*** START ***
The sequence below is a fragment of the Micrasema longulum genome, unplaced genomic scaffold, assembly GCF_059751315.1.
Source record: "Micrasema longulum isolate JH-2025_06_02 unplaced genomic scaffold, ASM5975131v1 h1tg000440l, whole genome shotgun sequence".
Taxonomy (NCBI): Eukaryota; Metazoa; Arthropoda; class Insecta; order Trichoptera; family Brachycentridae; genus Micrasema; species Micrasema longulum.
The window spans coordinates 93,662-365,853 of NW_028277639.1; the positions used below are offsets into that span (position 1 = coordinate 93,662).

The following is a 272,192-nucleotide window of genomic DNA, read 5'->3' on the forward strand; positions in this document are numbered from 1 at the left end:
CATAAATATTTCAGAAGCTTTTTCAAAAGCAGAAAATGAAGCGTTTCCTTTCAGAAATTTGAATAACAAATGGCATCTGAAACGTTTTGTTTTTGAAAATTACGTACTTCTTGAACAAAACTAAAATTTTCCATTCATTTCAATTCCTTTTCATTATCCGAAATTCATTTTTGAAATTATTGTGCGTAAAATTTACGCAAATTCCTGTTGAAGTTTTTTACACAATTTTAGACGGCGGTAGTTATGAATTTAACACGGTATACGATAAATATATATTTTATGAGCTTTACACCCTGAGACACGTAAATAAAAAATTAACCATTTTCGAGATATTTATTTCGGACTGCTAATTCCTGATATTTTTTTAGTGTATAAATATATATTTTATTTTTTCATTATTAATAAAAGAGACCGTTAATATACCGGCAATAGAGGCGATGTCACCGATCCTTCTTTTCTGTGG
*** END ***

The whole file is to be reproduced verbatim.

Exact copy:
The sequence below is a fragment of the Micrasema longulum genome, unplaced genomic scaffold, assembly GCF_059751315.1.
Source record: "Micrasema longulum isolate JH-2025_06_02 unplaced genomic scaffold, ASM5975131v1 h1tg000440l, whole genome shotgun sequence".
Taxonomy (NCBI): Eukaryota; Metazoa; Arthropoda; class Insecta; order Trichoptera; family Brachycentridae; genus Micrasema; species Micrasema longulum.
The window spans coordinates 93,662-365,853 of NW_028277639.1; the positions used below are offsets into that span (position 1 = coordinate 93,662).

The following is a 272,192-nucleotide window of genomic DNA, read 5'->3' on the forward strand; positions in this document are numbered from 1 at the left end:
CATAAATATTTCAGAAGCTTTTTCAAAAGCAGAAAATGAAGCGTTTCCTTTCAGAAATTTGAATAACAAATGGCATCTGAAACGTTTTGTTTTTGAAAATTACGTACTTCTTGAACAAAACTAAAATTTTCCATTCATTTCAATTCCTTTTCATTATCCGAAATTCATTTTTGAAATTATTGTGCGTAAAATTTACGCAAATTCCTGTTGAAGTTTTTTACACAATTTTAGACGGCGGTAGTTATGAATTTAACACGGTATACGATAAATATATATTTTATGAGCTTTACACCCTGAGACACGTAAATAAAAAATTAACCATTTTCGAGATATTTATTTCGGACTGCTAATTCCTGATATTTTTTTAGTGTATAAATATATATTTTATTTTTTCATTATTAATAAAAGAGACCGTTAATATACCGGCAATAGAGGCGATGTCACCGATCCTTCTTTTCTGTGG